If an obvious cause of the occlusion is detected, treatment should be directed at correcting the problem. However, in most cases, treatment of catheter occlusion is empiric, meaning we try the treatment which has the best chance for success and see if it works. Because thrombosis is the most common cause of catheter occlusion, initial treatment is directed at dissolving clot. While this can be accomplished by replacing the device, restoring its patency without removing the line is the preferred approach for most homePN patients who depend on their lifeline for fluids and nutrients, and want to preserve all access sites for as long as possible.
Thrombolytics are drugs that dissolve the thrombus and can restore the catheter’s function. Urokinase for catheter clearance is the only drug approved by the FDA for the treatment of occluded catheters. However, since its distribution has been halted, alternative agents must be used. Three other commercially available thrombolytic agents, streptokinase, alteplase, and reteplase, have been used to treat occluded central venous catheters.
Streptokinase is a thrombolytic agent that is made from a protein secreted by the streptococcus bacteria; for this reason, some humans who have previously experienced a streptococcal infection such as a strep throat may experience allergic reactions to this product. To minimize the risk of reactions, treatment should not be repeated more than once every six months. Because homePN consumers may experience catheter occlusion more frequently than every six months, and because of the risk of a reaction in the home, streptokinase is not recommended for use except in the hospital setting. Recently, the manufacturer of streptokinase has issued a letter reporting a number of serious adverse events associated with the use of streptokinase in catheter clearance. The letter urges health care providers to consider the risk before using the product for the management of occluded central venous catheters(2).
Alteplase (tissue plasminogen activator, TPA)
Alteplase is a recombinant tissue plasminogen activator that binds to the fibrin in the bloodstream to break it down. As early as l990, investigators reported that doses of 2 mg/2cc of alteplase were effective in the treatment of occluded central venous catheters that failed treatment with urokinase(3). In 1994, Haire et. al. treated thrombosed central venous catheters with doses of either 2 mg. alteplase or 10,000 units of urokinase. In the alteplase treated group, 89% of catheters (22/28) were successfully cleared, while in the urokinase group, 59% (13/22) of catheter occlusions resolved(4).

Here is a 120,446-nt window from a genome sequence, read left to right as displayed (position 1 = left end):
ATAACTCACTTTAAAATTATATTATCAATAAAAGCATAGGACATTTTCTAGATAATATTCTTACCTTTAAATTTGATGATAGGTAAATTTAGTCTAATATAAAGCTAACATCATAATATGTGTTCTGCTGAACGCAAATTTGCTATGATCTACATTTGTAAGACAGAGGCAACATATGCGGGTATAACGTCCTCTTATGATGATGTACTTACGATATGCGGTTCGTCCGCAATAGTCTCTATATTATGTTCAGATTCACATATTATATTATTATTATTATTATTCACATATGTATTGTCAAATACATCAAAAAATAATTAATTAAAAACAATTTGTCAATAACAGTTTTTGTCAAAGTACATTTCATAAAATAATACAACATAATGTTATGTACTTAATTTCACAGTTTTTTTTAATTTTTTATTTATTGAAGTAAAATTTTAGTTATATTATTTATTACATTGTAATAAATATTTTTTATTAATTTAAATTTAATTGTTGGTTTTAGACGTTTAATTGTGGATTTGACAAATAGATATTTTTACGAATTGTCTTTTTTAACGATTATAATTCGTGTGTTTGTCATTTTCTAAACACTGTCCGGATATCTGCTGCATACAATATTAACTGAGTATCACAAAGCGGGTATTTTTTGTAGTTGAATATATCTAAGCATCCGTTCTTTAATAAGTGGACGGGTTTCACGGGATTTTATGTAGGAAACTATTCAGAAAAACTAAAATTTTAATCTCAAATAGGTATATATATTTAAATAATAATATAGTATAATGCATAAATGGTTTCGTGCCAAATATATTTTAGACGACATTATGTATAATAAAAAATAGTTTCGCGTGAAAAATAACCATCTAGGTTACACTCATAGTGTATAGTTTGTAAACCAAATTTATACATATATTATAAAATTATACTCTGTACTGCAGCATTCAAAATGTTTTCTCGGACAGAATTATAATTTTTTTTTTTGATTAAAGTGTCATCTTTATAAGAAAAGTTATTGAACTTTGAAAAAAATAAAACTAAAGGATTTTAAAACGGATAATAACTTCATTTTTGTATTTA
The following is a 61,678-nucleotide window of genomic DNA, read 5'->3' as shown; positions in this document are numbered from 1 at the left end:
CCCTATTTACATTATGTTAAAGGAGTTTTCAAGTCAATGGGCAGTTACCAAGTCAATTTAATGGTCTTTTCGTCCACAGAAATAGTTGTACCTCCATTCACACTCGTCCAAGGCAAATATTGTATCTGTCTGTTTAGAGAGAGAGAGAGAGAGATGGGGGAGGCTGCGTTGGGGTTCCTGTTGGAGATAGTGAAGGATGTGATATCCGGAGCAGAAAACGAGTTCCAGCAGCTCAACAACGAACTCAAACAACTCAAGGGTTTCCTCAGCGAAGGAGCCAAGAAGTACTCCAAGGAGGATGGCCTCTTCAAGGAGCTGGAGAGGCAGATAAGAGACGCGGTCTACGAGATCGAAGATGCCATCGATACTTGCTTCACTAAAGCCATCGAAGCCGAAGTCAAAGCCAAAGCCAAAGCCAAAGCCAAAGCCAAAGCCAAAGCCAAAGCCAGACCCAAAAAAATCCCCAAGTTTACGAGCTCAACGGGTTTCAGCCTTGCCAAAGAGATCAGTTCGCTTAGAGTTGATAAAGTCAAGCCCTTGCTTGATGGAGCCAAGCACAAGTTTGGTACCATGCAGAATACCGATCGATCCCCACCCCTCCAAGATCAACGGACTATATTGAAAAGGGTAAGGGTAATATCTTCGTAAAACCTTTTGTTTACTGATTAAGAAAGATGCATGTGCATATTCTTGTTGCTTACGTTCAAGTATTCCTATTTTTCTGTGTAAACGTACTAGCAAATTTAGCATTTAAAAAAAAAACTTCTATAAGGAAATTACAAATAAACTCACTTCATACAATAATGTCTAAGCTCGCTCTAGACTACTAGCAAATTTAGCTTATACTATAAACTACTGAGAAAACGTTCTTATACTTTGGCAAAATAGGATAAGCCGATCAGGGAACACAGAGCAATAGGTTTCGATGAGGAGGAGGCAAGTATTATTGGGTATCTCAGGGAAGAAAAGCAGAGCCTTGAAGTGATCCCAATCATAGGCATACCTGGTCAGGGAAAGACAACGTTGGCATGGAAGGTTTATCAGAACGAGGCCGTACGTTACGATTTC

Although it has long been recognized that alteplase is an effective treatment for occluded catheters, it never became popular because of the impracticalities associated with using it. Alteplase requires refrigerated storage, and it must be reconstituted prior to use. Additionally, since catheter clearance required only a 2 mg. dosage, the 50 mg. vial size it was distributed in was costly and wasteful for this purpose. (In contrast, when urokinase for catheter clearance was available, it came in a vial size tailored for use in catheter clearance, and it could be reconstituted easily by pressing the top of its specially designed vial. Urokinase could also be stored at room temperature, making it ideal to keep in the home for TPN consumers who periodically required treatment for catheter occlusion.)
Once urokinase for catheter clearance was no longer available, clinicians re-examined the existing data about the use of alteplase and came up with a new way of using it. Since alteplase is not available in a size appropriate for catheter clearance doses, pharmacists began reconstituting the product and making multiple doses out of each 50 mg. vial and freezing them for later use. Alteplase 1 mg/mL may be stable for up to six months when stored in polypropylene tubes at -20°C(5). When stored in plastic syringes and frozen, 2 mg/ml doses have been reported to be stable for 30 days(6). Once thawed to room temperature, the alteplase doses should be used within 24 hours(6).